We know you have many questions as you plan your extraordinary day. We believe that every wedding should be personalized to each couple down to the very last detail including creating custom signature cocktails or special fusion dishes to represent different cultures at your wedding. Our senior wedding planning specialist, Jessica Haro, will be happy to help you navigate through the sea of choices before you so that your wedding day is everything you’ve dreamt of and more.
Submit your own wedding catering or reception question for Jessica at email@example.com. She would be happy to talk to you personally any time at 415.701.0001, ext. 212.
How can I combine my Asian culture with my fiancée’s more traditional mid-western family’s preferences when it comes to preparing our wedding menu? Many of my friends and family members are vegetarian, but my fiancé and his family are predominantly meat eaters. What is the best way to compromise on selecting our wedding menu? How do we determine what our budget for catering should be? There seems to be such a wide range of offerings and pricing – we’re not sure where to start!
How can I combine my Asian culture with my fiancée’s more traditional mid-western family’s preferences when it comes to preparing our catering menu? Claire F.
Creating a menu that combines the culinary trademarks of you and your fiancée’s backgrounds is a lovely way to share the union of your marriage as well as your families’ cultures. We like to incorporate a family favorite dish or two into our catered wedding reception menus. Buffet, multiple station and seated coursed receptions all allow for such creativity. With a singular buffet menu format you might want to offer, for example, Asian inspired butler-passed hors d’ oeuvres during your cocktail hour followed by a more traditionally inspired buffet menu. Classic wedding cake can be followed by late night tray passed Mochi, mango rice pudding or personalized fortune cookies. A multiple stations format would enable you to have an Asian inspired menu as well as a more traditional “meat and potatoes” style station for more conservative palates. As for seated coursed menus, you can alternate ethnic seated courses in addition to mixing it up with fusion inspired appetizers and desserts. Any way you slice it, the variety will make your guests happy and your wedding reception more memorable!
Many of my friends and family members are vegetarian, but my fiancé and his family are predominantly meat eaters. What is the best way to compromise on selecting our wedding menu? Nicole H.
Fortunately you can mix and match your wedding menu to accommodate all such dietary preferences and restrictions. Start by offering a variety of butler-passed hors d’ oeuvres – we like to include at least one vegetarian, one seafood, and one or more meat options to cover all the bases. As for dinner service, the buffet and multiple stations formats allow for so much variety that everyone’s needs may easily be met. Remember that with buffet service (usually a menu comprised of five to eight culinary options including at least two protein choices) your meat eating guests will help themselves to the vegetarian option too, so make sure you have large enough food quantities to satisfy everyone’s appetites. As for coursed seated meals you can offer two or three entrée selections (meat, seafood and/or vegetarian options) in order to meet your guests’ catering requests. Be sure to put a (V) next to the vegetarian items on any printed station or buffet menus to make it easier for those guests to distinguish what they’re able to eat. A final suggestion: regardless of who you select as your wedding caterer, make sure that their wait staff are knowledgeable of all menu items in order to be able to properly inform your guests of their choices. Your on site chef should know every ingredient in every dish, especially in the event that allergy questions arise during the course of your reception.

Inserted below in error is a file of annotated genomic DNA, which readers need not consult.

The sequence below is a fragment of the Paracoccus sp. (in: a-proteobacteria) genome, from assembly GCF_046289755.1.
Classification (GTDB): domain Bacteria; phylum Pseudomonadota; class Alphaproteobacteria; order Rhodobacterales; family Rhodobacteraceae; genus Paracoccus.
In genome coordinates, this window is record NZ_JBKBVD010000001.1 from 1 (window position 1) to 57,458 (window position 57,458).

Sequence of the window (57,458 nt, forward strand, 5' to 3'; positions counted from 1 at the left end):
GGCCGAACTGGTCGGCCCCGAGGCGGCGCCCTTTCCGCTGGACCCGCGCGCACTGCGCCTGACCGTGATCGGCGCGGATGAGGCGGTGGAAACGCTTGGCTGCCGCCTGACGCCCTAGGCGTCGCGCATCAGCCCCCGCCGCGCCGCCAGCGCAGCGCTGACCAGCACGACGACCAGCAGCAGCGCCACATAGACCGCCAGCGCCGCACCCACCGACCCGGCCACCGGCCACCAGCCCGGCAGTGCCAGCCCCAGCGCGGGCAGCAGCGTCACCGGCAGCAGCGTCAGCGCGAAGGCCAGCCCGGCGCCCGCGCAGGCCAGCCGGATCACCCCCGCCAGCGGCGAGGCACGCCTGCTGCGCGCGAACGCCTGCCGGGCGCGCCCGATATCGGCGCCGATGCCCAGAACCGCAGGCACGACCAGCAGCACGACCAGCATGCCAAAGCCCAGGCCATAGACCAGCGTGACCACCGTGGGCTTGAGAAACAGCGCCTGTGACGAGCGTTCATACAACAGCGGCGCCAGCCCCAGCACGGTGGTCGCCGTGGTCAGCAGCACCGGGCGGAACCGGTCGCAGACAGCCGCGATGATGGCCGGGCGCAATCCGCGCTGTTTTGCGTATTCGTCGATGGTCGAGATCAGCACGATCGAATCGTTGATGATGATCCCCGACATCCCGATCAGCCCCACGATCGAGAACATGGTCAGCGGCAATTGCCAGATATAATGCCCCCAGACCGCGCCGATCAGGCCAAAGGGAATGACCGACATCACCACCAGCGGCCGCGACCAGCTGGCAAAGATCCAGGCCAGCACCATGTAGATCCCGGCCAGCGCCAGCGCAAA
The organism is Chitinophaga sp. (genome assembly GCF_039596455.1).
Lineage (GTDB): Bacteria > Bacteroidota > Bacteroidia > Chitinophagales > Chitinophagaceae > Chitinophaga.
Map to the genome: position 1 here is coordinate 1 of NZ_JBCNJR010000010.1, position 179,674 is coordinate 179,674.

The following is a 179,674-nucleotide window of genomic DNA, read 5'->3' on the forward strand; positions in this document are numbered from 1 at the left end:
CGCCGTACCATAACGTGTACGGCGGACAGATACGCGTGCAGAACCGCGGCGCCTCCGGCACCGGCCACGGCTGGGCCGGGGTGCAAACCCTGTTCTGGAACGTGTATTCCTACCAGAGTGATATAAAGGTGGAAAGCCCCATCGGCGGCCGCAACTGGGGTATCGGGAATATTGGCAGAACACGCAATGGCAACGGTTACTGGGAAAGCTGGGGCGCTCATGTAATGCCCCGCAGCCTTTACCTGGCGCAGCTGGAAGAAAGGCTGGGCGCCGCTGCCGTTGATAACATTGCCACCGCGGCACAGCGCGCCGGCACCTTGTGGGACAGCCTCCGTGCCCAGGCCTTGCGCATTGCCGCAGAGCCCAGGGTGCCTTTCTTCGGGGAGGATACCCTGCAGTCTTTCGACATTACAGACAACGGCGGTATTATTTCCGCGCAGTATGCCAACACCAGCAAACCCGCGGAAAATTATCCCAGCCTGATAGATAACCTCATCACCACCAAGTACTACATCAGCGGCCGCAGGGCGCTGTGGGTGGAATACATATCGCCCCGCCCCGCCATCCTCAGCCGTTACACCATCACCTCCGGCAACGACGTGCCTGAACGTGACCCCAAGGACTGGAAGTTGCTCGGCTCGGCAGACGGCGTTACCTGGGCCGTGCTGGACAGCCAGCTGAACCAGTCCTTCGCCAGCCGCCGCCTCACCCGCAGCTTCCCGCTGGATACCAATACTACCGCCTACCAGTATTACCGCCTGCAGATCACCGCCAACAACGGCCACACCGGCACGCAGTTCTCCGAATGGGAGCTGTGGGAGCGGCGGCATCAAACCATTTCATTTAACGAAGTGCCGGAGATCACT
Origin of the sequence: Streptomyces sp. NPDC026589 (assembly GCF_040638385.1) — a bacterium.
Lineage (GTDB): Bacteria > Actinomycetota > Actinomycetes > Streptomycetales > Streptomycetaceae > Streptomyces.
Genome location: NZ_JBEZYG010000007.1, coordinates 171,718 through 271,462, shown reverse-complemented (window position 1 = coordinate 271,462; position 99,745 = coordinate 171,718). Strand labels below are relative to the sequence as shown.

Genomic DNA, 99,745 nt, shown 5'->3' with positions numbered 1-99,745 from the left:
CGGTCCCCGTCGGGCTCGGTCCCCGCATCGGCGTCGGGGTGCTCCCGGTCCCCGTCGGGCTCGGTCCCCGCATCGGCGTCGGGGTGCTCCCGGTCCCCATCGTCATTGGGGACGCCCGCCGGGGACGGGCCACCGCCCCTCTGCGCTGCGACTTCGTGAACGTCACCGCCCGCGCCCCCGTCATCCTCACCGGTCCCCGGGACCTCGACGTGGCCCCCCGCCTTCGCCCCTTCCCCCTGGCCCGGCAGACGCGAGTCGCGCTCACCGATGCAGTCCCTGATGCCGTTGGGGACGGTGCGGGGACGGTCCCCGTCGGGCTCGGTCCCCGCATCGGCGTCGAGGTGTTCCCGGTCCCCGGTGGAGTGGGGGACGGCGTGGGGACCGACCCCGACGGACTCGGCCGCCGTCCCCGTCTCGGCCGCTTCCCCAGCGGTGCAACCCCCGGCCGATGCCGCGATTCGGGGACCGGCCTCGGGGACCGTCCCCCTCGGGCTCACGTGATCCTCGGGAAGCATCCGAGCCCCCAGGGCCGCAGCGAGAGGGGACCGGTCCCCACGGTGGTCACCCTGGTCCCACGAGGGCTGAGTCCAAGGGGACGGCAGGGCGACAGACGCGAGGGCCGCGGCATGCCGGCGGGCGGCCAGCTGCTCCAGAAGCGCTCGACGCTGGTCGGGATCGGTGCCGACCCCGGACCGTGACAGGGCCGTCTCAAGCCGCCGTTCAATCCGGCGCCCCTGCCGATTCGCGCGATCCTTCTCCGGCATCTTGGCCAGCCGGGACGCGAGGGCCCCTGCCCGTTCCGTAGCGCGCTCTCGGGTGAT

How do we determine what our budget for catering should be? There seems to be such a wide range of offerings and pricing – we’re not sure where to start! Libbi Z. and Peter E.
Hi Libbi and Peter,
First of all, be realistic from the beginning about what you are willing to spend. Decide together what your priorities for the day are: is the venue more important than the caliber of the food and catering service? Once you have discussed your priorities (wedding venue, catering, event planner, photographer, videographer, florist, entertainment, officiant, invitations and on and on!), start with what is most important to you and budget from there. Venue selection and wedding catering tend to be the two most expensive ticket items for most receptions. Once you have booked your venue you’ll know what you have left for everything else! Most Bay Area catering services (ours included) come in a wide array of service options and pricing. We recommend you book your venue first, then approach caterers who are eligible to work in the venue you have selected (the majority of venues in the Bay Area have preferred vendor lists). Be up front about your catering budget and most wedding caterers will let you know right away if their services are in your price range. Remember that you get what you pay for!